Have you ever wondered why our veterinary patients have to be anesthetized in order to have a dental cleaning when we are able to stay awake during our hygiene appointments? Ever wondered why we don’t just try to clean the teeth of our pets without anesthesia? Non-anesthetic dental scaling is being praised as a non-invasive approach to oral health without the risks of anesthesia. Unfortunately, what sounds great at first actually can be harmful for oral health. There are many reasons that a full oral exam and cleaning under anesthesia is the absolute best for our pets. Let’s go over a few…
Why don’t we just knock off that ugly tartar buildup and those pearly whites can shine through again? Because the tartar you see is mainly just a cosmetic problem. Knocking it off doesn’t allow you to clean up underneath the gum line. That’s where bacteria love to live, and they can really cause some damage. Another problem area that can’t be reached is the surface of the teeth next to the tongue. This area cannot be cleaned or visualized without anesthesia, and many potentially painful issues can go undetected unless a full oral exam is performed. With anesthesia, we are able to scale under the gums as well as the surface of the teeth next to the tongue, whereas hand scaling without anesthesia only gets the surface and can miss a lot.
Leaving a Job Half-Done
When we scale the teeth, we remove any plaque and tartar that have accumulated. This scaling itself can cause tiny little scratches on the tooth surface that should be smooth. These little scratches allow a better surface for tartar and plaque to build up. This is why every scaling should be followed by a thorough polishing. This polishing helps restore that smooth surface to the teeth, and it is rarely with non-anesthetic procedures. This is yet another reason why hand-scaling to just knock off tartar can start to cause more problems even though the teeth look clean initially.
Safety is one of the biggest reasons why we anesthetize our patients (not the other way around!). For our patient’s safety, when we anesthetize them, a tube is placed into their airway (much like human surgery!) in order to protect the airway and make sure they can always get a fresh supply of oxygen. This tube also has an inflatable cuff that seals the airway to protect the lungs from any water, bacteria, or debris that may be accumulated during the procedure.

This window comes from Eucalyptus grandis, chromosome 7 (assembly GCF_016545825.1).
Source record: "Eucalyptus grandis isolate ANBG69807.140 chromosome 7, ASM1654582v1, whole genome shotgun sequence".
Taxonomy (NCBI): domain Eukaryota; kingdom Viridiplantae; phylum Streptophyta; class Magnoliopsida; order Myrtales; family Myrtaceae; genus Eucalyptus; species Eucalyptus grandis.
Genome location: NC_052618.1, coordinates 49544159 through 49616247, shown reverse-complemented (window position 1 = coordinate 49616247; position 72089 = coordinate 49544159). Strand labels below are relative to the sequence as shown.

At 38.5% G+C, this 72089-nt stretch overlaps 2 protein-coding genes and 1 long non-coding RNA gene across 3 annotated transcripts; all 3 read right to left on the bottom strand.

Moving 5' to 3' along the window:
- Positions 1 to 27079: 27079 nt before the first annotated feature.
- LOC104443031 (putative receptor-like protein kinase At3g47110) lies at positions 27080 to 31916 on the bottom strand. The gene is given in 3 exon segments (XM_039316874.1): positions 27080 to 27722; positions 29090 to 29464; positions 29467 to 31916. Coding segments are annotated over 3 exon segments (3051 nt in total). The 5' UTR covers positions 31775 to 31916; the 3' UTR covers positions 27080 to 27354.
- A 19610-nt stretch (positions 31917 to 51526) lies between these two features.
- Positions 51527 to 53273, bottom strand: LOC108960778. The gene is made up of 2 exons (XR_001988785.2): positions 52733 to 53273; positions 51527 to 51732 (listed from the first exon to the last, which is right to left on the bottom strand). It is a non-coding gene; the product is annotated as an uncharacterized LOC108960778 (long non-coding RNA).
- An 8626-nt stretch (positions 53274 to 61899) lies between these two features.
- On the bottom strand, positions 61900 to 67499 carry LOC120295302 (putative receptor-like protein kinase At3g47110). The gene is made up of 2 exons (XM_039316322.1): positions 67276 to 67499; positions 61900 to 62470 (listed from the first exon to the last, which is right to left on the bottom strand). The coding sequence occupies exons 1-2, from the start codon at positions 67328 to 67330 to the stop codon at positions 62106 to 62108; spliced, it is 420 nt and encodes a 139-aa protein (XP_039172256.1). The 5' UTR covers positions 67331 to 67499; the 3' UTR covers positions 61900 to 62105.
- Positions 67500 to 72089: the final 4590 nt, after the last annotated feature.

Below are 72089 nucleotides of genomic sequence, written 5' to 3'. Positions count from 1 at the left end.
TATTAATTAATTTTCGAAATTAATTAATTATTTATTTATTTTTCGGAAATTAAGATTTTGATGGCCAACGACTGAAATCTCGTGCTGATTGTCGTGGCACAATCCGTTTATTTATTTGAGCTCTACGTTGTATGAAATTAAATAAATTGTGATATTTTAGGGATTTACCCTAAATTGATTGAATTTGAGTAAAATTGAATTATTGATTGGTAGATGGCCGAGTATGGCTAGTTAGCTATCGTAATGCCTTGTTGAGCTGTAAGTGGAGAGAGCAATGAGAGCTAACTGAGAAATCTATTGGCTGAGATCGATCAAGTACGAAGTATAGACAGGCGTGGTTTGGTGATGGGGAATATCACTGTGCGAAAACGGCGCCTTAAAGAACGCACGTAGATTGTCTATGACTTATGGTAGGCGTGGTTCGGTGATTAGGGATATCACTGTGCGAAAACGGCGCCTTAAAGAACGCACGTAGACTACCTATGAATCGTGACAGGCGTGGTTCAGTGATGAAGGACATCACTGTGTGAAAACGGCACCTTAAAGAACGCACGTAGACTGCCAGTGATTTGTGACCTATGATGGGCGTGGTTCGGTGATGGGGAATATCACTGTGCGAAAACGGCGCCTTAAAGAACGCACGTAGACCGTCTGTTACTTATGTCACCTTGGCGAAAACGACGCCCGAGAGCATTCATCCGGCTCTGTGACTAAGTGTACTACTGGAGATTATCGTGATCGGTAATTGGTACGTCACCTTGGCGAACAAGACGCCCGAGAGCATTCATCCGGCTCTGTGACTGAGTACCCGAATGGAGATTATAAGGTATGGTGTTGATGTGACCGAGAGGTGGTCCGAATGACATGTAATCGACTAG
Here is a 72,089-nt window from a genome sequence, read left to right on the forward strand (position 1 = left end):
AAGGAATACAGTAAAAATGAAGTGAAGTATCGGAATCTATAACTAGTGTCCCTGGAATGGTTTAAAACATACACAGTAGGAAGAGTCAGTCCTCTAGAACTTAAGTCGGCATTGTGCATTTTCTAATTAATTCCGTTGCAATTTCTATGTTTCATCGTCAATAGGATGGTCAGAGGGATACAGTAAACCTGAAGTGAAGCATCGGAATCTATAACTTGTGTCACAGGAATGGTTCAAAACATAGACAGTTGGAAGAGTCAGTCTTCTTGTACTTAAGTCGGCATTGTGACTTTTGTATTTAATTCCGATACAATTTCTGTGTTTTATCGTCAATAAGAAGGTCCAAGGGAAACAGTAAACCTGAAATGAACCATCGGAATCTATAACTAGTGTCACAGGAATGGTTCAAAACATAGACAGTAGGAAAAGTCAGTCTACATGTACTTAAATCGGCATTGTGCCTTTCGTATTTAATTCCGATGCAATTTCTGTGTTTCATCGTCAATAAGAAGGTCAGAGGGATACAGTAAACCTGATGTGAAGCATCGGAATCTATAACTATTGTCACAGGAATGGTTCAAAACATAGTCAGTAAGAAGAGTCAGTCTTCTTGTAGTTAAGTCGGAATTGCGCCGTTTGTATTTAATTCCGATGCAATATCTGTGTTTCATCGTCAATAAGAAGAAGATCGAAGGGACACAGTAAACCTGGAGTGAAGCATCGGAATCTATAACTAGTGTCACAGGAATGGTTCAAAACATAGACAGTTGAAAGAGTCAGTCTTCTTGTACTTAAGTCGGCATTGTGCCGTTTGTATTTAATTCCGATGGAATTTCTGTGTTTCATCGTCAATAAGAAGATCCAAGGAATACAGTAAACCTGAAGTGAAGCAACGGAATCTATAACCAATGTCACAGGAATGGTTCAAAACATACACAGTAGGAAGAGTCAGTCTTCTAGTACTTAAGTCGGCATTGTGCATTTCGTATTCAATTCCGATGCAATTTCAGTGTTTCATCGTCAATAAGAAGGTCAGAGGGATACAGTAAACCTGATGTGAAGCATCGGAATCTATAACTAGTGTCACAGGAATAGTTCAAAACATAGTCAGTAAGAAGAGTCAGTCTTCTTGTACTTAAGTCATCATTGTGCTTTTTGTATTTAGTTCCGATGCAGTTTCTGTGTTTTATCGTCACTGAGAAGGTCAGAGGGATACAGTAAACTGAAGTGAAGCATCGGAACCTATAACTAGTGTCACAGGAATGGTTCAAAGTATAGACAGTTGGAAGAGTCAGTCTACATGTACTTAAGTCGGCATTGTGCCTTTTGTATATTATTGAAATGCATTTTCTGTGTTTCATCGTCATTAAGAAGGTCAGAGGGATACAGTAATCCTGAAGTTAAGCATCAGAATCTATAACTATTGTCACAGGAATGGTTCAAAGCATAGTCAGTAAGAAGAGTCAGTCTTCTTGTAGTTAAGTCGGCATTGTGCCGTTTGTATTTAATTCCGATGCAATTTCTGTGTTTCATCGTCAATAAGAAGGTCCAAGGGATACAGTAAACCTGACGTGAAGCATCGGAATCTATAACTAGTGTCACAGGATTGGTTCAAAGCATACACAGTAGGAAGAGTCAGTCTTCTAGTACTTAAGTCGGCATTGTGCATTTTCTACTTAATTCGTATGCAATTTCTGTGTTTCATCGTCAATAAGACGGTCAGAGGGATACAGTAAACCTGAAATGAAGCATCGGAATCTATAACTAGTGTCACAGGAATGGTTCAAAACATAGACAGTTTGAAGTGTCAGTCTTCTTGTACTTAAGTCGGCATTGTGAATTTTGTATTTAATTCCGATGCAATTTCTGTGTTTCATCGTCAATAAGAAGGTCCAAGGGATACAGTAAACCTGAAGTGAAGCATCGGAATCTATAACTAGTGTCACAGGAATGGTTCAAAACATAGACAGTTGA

As for our safety, even the nicest animal can react instinctively when they are painful (which is why our anesthetic protocols include pain medicine too). Without being able to see underneath the tartar and gum line when an animal is awake, there is a potential to hit a painful spot and ouch!…you now have teeth marks on your hand! Ask anyone who works with animals for a living….they will be soon be able to point out at least a few scars from the patient that “was the sweetest thing until we did ___”.
It’s not just what you see….
Here’s a fun fact….more than 50% of dental disease occurs beneath the gum line where you can’t see it by just looking. So how do you find it? X-rays! Dental x-rays are essential in completing a full evaluation of the mouth in humans and animals. The x-rays allow us to see the roots of the teeth and make sure there are no hidden problems such as infection. And as you might have guessed, the only way to get top quality x-rays of the teeth is to have our patients immobile and anesthetized. Remember when your hygienist says, “open wide, this will only be uncomfortable for a minute”? Then you have to sit still while a large plastic object is in your mouth? Try telling your cat or dog to open wide and stay still. Most likely, it’s not going to happen!
Unfortunately, nothing in life is without risks. There are no anesthetic protocols that are 100% guaranteed safe. However, there have been many advances in anesthesia over the past 10 years. We now have much better monitoring equipment to detect subtle changes in our patients’ vitals and we use it all of our anesthetized patients. The monitoring equipment won’t do you any good if you don’t use it!! In addition, we used individually tailored anesthetic protocols for our patients based on age, breed, health status, etc. (Yet another reason to do pre-anesthetic bloodwork!) An older dog with a history of diabetes and epilepsy is going to have very different medications used than a young healthy dog with no medical problems. There are now millions of dental procedures being done yearly in the United States on our pets. But keep in mind….not all dental procedures are created equal!
I hope you can see why we do what we do, and why we do not recommend scaling without anesthesia. Stay tuned for part 2 of this series to best learn how to take care of your pet’s teeth in order to minimize the need for dental cleanings!
– Dr. Freihaut